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Fortnite Champion Series Returns With Duos

Lawrence Phillips  | 
Fortnite

The Fortnite Champion Series returns with split groups based on your platform. (Photo courtesy Epic Games)

Epic Games have been incredibly quiet in 2020 regarding their competitive “roadmap” for the rest of the year. Monday, the developer finally announced the return of the Fortnite Champion Series (FNCS).

The last Champion Series took place in Series X, and was open to trios on PC only. The coming season will see a big change, as Epic Games announced a format change to Duos, and a separate Champion Series for mobile and console players. Duo partners must be in the same platform group, so PC players may not partner with console or mobile players. This is incredibly good news for the console and mobile group, especially as the prize pool is identical to that of PC at $793,000 for Europe alone.

Just like in 2019, to gain access to compete in the FNCS each week, both you and your duos partner must be Champion League rank (Division I, II or III).

During each week’s event, duos will have a three hour window to play 10 matches, aiming to amass as many points as possible. The highest scoring duo of each server region will then qualify themselves for the Season Finals, where they will be joined by the highest ranked Duos on the overall Series Leaderboard. In other words, high ranking duos who stumble during the weekly events, can still grind to qualify.

The FNCS action is set to begin on March 20th and run until April 19th. “Training simulation” will take place March 13th – 15th.

The schedule will be set as follows:

Warm-up: March 13th-15th
Week 1: March 20th-22nd
Week 2: March 27th-29th
Week 3: April 3rd-5th
Week 4: April 10th-12th
Champion Series Finals: April 17th-19th

Scoring Changes

There are a handful of noticeable changes buried in the rules that were not mentioned in the official announcement. Most notably, the scoring system is much less top heavy. In the previous Champion Series in Season X, a Victory Royale was worth 15 Points. That has now been reduced to 10 Points. 2nd-4th place is also worth less, most likely to make it harder for competitors to quickly rack up a huge points advantage, like we saw at the Fortnite World Cup last summer. Eliminations are still worth one point, so the new system for this coming season may hopefully encourage less box camping and more combat.

Season X

Victory Royale: 15 Points

2nd: 12 Points

3rd – 4th: 9 Points

5th – 8th: 6 Points

9th – 12th: 3 Points

New Season

Victory Royale: 10 Points

2nd – 5th: 7 Points

6th – 10th: 5 Points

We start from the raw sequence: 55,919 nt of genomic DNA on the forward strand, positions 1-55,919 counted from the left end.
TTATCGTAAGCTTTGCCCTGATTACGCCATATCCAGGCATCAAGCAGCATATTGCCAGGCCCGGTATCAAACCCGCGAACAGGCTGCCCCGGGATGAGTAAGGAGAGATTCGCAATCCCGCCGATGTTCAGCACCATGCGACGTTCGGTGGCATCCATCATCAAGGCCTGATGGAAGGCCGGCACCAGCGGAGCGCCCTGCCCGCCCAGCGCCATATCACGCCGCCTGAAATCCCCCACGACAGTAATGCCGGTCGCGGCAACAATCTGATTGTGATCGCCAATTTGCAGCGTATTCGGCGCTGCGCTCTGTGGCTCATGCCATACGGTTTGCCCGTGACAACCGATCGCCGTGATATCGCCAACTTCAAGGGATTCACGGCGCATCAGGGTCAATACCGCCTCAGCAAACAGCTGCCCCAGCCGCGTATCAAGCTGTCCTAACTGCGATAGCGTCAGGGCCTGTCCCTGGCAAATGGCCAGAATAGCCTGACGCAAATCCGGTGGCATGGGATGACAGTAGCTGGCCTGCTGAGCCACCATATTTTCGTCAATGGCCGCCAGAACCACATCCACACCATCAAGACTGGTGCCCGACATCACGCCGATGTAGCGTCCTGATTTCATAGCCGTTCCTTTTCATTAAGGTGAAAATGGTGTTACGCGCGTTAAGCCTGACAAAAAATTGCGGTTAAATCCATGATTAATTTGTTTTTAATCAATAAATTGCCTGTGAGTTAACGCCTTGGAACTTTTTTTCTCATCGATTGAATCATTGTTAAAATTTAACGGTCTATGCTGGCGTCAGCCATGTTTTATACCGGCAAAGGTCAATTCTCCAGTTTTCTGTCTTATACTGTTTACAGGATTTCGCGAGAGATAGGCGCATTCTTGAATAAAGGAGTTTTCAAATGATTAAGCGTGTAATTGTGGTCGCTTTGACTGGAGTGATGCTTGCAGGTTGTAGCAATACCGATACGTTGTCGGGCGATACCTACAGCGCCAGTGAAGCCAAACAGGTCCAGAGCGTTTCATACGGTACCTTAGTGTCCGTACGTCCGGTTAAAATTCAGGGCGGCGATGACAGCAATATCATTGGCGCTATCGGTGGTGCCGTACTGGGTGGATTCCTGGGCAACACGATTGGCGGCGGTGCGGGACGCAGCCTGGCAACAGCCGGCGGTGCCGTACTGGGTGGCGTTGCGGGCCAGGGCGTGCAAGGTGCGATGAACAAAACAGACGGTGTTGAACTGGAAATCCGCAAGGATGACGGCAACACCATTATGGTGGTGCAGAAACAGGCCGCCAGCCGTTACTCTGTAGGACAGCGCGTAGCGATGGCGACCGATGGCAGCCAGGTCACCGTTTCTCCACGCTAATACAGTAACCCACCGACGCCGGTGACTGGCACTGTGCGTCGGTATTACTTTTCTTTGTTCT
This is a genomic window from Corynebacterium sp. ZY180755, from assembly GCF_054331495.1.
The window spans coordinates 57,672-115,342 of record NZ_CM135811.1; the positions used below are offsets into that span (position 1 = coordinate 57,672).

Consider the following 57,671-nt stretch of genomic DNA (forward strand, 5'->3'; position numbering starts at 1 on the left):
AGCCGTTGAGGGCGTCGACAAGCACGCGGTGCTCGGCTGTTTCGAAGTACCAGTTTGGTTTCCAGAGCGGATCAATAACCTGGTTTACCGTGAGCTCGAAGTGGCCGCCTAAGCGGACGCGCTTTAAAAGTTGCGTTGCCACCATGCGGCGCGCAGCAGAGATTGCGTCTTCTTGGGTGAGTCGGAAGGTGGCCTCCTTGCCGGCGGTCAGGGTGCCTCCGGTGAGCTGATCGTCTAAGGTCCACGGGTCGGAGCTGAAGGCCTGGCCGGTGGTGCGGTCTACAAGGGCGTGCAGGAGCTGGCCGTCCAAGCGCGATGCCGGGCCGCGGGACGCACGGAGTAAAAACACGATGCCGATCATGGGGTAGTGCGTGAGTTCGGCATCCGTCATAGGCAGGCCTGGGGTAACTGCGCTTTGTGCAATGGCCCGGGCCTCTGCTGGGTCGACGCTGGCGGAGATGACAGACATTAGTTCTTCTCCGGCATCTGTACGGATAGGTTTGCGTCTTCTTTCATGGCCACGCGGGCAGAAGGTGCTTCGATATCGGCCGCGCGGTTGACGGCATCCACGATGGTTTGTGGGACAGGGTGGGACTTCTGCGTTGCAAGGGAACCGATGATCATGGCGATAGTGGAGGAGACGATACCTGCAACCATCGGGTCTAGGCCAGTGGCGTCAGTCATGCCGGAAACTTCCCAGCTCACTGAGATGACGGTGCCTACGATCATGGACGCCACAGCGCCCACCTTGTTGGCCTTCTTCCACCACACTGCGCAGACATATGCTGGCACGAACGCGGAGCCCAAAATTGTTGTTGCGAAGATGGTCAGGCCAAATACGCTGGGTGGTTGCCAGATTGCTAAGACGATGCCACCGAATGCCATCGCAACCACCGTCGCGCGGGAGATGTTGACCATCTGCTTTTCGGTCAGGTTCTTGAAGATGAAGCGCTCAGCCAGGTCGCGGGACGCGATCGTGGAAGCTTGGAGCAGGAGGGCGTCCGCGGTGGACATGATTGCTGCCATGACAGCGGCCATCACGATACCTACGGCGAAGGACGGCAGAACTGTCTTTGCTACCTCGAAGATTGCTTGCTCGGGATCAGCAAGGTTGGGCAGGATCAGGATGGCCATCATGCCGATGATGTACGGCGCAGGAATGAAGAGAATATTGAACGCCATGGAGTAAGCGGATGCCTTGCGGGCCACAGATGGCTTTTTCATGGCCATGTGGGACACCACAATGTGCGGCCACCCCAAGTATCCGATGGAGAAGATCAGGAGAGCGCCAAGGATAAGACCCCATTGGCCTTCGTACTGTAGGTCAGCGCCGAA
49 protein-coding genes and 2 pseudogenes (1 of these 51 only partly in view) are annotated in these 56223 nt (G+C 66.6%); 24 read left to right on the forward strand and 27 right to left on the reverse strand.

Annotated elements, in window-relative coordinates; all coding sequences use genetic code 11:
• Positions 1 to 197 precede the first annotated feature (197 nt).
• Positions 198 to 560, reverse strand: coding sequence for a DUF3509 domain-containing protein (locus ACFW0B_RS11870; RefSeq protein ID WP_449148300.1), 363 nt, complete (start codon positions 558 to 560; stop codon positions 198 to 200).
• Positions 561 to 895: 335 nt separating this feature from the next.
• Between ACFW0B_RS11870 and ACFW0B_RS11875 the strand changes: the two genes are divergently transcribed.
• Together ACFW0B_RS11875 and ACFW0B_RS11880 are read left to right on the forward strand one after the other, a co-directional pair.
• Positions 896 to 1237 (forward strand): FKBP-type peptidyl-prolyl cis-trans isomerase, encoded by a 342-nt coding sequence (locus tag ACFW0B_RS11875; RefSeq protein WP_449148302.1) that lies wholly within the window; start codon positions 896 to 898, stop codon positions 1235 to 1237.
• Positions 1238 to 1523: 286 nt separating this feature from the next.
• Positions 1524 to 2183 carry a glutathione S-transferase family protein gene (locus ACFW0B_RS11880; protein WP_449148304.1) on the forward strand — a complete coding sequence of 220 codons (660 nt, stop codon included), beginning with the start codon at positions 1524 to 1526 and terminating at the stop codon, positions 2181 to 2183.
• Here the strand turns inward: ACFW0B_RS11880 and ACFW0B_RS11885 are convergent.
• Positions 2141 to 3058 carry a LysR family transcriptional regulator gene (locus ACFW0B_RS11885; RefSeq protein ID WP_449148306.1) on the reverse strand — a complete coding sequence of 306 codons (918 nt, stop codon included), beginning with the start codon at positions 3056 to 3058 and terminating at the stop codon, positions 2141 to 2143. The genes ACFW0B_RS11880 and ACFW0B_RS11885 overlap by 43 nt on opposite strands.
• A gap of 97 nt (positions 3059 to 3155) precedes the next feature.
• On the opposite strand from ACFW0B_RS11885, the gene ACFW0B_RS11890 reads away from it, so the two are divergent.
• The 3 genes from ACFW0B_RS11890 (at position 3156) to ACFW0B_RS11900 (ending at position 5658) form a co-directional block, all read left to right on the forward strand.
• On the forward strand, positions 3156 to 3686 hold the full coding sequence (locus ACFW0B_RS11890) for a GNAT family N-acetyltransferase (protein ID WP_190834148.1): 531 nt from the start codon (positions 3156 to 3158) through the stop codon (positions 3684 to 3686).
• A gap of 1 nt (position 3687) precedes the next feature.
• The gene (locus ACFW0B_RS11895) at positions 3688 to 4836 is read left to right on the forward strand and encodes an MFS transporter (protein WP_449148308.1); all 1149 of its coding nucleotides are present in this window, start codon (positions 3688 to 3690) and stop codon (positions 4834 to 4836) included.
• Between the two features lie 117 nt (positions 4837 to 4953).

11th – 15th: 3 Points

Prize money reduction and redistribution

In terms of prize money there are also substantial changes. Last year a first place finish in the European Finals of the Fortnite Champion Series on PC was worth $480,000 – $160,000 for each of the three players. For the coming season, first place in Europe is $70,000 – $35,500 for each player. Prize money for each week is also greatly reduced. Winning the weekly event in NA East next season is worth $4,500 – down from $60,000.

For mobile and console players however, these numbers are still incredibly exciting, with the Finals prize money in Europe going from $70,000 for first, down to $1,800 for 200th place. Fortnite has a much younger player base on console and mobile, and with the age requirement for competing still 13 years old, we could well see a surge in professional teenagers. There is, of course, also the very real possibility that some PC players may switch to console, especially given the identical prize pool.

Even factoring in the introduction of a mobile and console group, the drop in prize money for PC is staggering, perhaps the reason why the total prize pool was not included in the official announcement. Epic Games did say in their announcement to expect news soon of their “evolving 2020 competitive roadmap”, so to the return of the FNCS could just be the first step in a bigger plan.

Lawrence Phillips
Lawrence Phillips
Lawrence is an esports dinosaur that started back in 2004 and has been a full-time freelancer ever since. He has worked for the likes of SK Gaming, PGL, ESL, Razer, Monster Energy, GINXTV, Dexerto and Starladder as an editor, scriptwriter and content creator. He currently spends his days trying to own in Apex Legends and Fortnite, in a bid to make up for his lack of skills in his main game, Dota 2.